Ph.D Student | Aharon Michal |
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Subject | Overcomplete Dictionaries for Sparse Representation of Signals |

Department | Department of Computer Science |

Supervisor | Professor Michael Elad |

Full Thesis text |

In recent years there has been a growing interest in the study of sparse representation of signals. Using an overcomplete dictionary that contains prototype signal-atoms, signals are described as linear combinations of a few of these atoms. Applications that use sparse representation are many and include compression, regularization in inverse problems, feature extraction, and more.

Roughly speaking, the activity in this field concentrates around two main problems: (i) algorithms for performing sparse decomposition and their performance analysis, and (ii) dictionary composition methods. The `sparse decomposition' activity deals with the pursuit problem - given a signal and an overcomplete dictionary, the goal is to find the smallest set of atoms from the dictionary to represent it. The construction of appropriate dictionaries that lead to the existence of sparse representations for a family of signals in mind is the second challenge addressed in recent years in this field. Among the various contributions on this problem, dictionary learning from examples is especially appealing as it can tune the found dictionary to specific and narrow families of signals.

In this work we concentrate on this dictionary learning process. The problem setting for dictionary learning is the following - given a set of signals assumed to have a sparse representation over an unknown dictionary D, can we find D? At the heart of this work stands the novel dictionary learning algorithm named the K-SVD. We describe its development and analysis, and show some stylized applications to demonstrate its applicability and the advantages of trained dictionaries in general. Variations of the K-SVD algorithm for learning structural constrained dictionaries are also presented. Among those constraints are the non-negativity of the dictionary and shift invariance property. This work also includes a development of a state-of-the-art image denoising algorithm based on the K-SVD. This contribution is important as it strengthens the message that the general model of sparsity and redundancy, along with fitted dictionaries as considered here, could lead to the best known results in practical applications in image processing.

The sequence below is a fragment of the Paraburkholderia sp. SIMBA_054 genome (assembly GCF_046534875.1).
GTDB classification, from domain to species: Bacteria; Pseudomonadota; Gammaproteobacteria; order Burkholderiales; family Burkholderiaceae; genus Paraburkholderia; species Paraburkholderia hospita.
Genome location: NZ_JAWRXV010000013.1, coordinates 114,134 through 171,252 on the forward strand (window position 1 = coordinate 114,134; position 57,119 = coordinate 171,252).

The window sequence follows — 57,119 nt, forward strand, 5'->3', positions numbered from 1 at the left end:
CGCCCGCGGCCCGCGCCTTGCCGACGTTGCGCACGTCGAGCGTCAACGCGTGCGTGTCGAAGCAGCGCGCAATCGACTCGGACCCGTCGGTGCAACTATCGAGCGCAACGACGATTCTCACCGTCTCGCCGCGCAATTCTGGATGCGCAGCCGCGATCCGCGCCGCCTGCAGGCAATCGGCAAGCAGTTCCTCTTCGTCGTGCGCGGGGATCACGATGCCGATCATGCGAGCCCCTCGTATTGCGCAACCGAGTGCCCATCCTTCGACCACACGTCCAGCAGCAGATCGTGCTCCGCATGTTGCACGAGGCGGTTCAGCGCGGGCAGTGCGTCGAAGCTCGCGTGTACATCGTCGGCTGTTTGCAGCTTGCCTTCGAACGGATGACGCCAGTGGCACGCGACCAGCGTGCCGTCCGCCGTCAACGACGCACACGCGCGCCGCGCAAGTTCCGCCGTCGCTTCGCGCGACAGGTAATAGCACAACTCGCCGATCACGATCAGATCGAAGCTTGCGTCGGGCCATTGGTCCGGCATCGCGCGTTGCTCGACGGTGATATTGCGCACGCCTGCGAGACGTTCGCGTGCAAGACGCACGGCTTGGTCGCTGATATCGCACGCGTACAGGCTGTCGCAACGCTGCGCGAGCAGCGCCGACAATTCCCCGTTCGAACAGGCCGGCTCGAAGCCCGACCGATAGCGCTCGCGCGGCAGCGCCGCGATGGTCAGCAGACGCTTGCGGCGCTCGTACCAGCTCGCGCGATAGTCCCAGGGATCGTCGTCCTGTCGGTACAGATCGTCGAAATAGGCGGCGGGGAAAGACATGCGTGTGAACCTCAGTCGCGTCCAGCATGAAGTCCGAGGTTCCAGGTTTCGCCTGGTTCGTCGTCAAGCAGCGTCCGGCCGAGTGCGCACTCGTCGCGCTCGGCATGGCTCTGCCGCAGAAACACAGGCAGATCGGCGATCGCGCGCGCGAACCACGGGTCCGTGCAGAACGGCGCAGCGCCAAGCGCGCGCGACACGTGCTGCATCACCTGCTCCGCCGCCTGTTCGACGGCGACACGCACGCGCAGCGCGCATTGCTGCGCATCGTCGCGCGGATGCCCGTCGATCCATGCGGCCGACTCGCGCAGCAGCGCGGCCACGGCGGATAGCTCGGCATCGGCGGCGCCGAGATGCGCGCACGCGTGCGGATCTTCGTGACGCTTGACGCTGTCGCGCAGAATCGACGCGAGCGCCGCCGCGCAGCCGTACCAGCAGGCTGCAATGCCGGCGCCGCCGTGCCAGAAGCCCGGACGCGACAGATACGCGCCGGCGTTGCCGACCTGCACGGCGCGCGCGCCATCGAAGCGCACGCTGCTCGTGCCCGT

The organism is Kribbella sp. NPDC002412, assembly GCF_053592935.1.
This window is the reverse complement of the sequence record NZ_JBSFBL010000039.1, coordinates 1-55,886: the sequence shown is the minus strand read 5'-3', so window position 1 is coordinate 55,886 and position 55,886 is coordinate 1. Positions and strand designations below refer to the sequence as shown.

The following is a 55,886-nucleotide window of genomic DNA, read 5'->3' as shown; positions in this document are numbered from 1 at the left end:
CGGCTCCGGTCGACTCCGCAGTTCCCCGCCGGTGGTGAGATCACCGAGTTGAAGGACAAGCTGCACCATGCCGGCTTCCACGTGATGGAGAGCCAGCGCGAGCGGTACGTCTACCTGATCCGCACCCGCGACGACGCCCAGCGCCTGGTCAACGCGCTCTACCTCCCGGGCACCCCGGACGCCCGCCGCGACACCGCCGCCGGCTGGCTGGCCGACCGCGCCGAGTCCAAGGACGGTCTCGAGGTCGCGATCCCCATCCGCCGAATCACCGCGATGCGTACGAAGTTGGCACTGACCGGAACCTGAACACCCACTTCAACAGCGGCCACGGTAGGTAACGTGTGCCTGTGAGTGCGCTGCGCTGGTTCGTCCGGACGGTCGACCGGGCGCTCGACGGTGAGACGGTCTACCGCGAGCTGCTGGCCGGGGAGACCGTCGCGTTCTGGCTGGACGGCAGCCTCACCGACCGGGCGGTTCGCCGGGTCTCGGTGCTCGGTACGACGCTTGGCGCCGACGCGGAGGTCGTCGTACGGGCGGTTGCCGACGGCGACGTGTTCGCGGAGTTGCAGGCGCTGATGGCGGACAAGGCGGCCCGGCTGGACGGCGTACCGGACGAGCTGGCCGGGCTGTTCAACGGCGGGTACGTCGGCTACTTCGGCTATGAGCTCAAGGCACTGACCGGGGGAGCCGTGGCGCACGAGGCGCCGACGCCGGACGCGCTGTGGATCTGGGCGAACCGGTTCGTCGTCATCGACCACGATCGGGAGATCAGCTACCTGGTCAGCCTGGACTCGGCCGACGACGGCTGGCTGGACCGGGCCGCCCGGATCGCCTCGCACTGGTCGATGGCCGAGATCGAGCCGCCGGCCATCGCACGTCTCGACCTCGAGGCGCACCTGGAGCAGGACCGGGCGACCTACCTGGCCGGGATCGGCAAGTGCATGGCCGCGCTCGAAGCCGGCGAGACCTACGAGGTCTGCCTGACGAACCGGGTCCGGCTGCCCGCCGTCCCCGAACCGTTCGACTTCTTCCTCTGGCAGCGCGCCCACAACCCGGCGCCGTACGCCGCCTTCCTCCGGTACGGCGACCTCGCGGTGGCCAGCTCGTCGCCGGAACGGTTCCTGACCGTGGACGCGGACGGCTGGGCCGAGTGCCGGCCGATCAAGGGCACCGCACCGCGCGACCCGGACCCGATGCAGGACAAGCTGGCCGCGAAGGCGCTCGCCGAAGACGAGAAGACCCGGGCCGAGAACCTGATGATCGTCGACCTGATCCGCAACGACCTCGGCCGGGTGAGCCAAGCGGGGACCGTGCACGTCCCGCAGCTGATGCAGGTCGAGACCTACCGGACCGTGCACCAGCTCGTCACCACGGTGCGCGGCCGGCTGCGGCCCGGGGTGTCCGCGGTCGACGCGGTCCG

An underlying assumption throughout this thesis is that natural signals are represented well using a sparse linear composition of atoms from redundant dictionaries. We refer to this assumption as the "Sparseland" model, and provide an initial study of its geometrical behavior. More specifically, we provide bounds on the expected ratio of signals that can be represented by this dictionary with fixed sparsity constraints.